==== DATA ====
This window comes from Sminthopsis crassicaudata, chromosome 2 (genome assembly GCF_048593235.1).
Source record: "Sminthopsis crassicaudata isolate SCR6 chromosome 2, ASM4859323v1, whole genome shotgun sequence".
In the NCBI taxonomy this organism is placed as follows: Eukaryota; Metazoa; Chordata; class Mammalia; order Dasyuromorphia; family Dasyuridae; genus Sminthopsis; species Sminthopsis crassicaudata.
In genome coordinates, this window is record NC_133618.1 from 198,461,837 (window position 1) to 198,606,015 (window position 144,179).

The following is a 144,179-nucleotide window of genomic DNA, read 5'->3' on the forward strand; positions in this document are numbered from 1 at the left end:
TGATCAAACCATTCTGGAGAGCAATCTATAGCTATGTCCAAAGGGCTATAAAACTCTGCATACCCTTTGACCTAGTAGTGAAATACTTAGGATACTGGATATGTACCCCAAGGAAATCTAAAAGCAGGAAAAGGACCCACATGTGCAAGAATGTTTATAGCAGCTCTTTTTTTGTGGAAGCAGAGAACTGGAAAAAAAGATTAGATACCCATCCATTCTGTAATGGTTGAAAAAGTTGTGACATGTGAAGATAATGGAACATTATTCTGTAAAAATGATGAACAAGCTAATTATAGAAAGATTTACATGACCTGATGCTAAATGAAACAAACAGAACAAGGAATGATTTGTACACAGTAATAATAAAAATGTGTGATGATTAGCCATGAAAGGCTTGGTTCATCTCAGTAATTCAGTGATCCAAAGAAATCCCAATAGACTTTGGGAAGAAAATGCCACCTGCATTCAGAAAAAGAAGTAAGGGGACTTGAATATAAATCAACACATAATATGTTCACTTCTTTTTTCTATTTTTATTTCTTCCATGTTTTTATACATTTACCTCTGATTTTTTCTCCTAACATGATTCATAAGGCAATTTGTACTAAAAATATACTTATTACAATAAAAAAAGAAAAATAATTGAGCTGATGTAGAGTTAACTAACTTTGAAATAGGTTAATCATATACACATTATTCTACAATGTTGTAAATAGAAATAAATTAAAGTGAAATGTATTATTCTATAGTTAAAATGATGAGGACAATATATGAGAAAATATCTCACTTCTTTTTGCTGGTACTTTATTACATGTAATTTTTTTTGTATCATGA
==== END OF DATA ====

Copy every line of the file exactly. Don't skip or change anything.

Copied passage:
This window comes from Sminthopsis crassicaudata, chromosome 2 (genome assembly GCF_048593235.1).
Source record: "Sminthopsis crassicaudata isolate SCR6 chromosome 2, ASM4859323v1, whole genome shotgun sequence".
In the NCBI taxonomy this organism is placed as follows: Eukaryota; Metazoa; Chordata; class Mammalia; order Dasyuromorphia; family Dasyuridae; genus Sminthopsis; species Sminthopsis crassicaudata.
In genome coordinates, this window is record NC_133618.1 from 198,461,837 (window position 1) to 198,606,015 (window position 144,179).

The following is a 144,179-nucleotide window of genomic DNA, read 5'->3' on the forward strand; positions in this document are numbered from 1 at the left end:
TGATCAAACCATTCTGGAGAGCAATCTATAGCTATGTCCAAAGGGCTATAAAACTCTGCATACCCTTTGACCTAGTAGTGAAATACTTAGGATACTGGATATGTACCCCAAGGAAATCTAAAAGCAGGAAAAGGACCCACATGTGCAAGAATGTTTATAGCAGCTCTTTTTTTGTGGAAGCAGAGAACTGGAAAAAAAGATTAGATACCCATCCATTCTGTAATGGTTGAAAAAGTTGTGACATGTGAAGATAATGGAACATTATTCTGTAAAAATGATGAACAAGCTAATTATAGAAAGATTTACATGACCTGATGCTAAATGAAACAAACAGAACAAGGAATGATTTGTACACAGTAATAATAAAAATGTGTGATGATTAGCCATGAAAGGCTTGGTTCATCTCAGTAATTCAGTGATCCAAAGAAATCCCAATAGACTTTGGGAAGAAAATGCCACCTGCATTCAGAAAAAGAAGTAAGGGGACTTGAATATAAATCAACACATAATATGTTCACTTCTTTTTTCTATTTTTATTTCTTCCATGTTTTTATACATTTACCTCTGATTTTTTCTCCTAACATGATTCATAAGGCAATTTGTACTAAAAATATACTTATTACAATAAAAAAAGAAAAATAATTGAGCTGATGTAGAGTTAACTAACTTTGAAATAGGTTAATCATATACACATTATTCTACAATGTTGTAAATAGAAATAAATTAAAGTGAAATGTATTATTCTATAGTTAAAATGATGAGGACAATATATGAGAAAATATCTCACTTCTTTTTGCTGGTACTTTATTACATGTAATTTTTTTTGTATCATGA